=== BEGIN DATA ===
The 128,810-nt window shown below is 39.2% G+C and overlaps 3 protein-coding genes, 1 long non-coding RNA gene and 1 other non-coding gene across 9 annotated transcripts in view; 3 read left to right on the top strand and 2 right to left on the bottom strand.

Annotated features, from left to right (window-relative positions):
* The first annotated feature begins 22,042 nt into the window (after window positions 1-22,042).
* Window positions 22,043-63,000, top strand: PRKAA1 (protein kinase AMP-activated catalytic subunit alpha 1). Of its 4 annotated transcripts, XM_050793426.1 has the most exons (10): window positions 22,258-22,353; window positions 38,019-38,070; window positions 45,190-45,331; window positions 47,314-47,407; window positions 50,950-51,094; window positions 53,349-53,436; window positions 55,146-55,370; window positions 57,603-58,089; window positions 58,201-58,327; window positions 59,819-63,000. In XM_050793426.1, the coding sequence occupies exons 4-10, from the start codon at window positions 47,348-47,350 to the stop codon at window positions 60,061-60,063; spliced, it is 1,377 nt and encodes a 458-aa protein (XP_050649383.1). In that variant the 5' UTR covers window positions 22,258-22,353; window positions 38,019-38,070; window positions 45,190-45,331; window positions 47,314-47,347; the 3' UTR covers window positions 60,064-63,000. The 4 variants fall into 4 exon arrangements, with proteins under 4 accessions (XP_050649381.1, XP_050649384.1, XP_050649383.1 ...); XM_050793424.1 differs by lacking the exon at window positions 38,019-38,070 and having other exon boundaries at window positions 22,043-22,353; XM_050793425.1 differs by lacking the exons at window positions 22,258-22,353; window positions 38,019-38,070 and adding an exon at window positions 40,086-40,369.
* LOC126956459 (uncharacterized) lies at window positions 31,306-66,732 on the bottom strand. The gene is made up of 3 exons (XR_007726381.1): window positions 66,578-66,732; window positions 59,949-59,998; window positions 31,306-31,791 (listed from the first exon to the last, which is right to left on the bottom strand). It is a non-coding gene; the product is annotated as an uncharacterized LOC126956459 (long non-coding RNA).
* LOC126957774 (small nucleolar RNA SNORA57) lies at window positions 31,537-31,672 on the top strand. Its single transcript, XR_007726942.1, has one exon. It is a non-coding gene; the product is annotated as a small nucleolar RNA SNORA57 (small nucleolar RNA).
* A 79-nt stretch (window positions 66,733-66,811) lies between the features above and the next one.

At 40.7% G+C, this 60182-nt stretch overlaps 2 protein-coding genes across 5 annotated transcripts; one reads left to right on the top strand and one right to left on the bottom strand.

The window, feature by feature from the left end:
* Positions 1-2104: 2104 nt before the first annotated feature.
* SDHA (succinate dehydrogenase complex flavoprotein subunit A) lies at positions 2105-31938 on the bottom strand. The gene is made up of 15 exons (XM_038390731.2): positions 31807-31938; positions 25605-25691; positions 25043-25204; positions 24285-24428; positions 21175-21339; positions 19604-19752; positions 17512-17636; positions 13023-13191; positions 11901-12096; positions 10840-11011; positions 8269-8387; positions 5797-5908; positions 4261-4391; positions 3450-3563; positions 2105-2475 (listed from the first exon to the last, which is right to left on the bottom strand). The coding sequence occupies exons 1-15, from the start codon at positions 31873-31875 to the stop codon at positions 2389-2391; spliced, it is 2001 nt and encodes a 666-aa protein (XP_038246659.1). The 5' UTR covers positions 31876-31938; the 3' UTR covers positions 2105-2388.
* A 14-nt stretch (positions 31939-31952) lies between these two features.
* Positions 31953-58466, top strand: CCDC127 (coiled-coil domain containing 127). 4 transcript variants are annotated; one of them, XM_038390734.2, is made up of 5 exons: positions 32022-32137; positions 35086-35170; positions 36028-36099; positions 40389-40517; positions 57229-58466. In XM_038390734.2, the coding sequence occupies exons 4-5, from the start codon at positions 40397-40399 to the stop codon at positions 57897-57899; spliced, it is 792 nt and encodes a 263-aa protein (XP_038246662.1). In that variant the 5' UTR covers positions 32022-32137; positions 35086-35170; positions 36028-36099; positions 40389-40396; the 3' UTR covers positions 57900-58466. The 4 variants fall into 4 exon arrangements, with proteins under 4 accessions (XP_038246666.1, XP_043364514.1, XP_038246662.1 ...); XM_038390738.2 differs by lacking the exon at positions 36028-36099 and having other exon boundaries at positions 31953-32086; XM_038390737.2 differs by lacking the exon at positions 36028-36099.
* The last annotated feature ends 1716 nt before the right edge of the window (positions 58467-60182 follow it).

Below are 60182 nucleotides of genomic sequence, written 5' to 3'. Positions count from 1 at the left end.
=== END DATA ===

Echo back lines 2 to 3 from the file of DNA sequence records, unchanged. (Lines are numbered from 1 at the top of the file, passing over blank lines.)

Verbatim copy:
Annotated features, from left to right (window-relative positions):
* The first annotated feature begins 22,042 nt into the window (after window positions 1-22,042).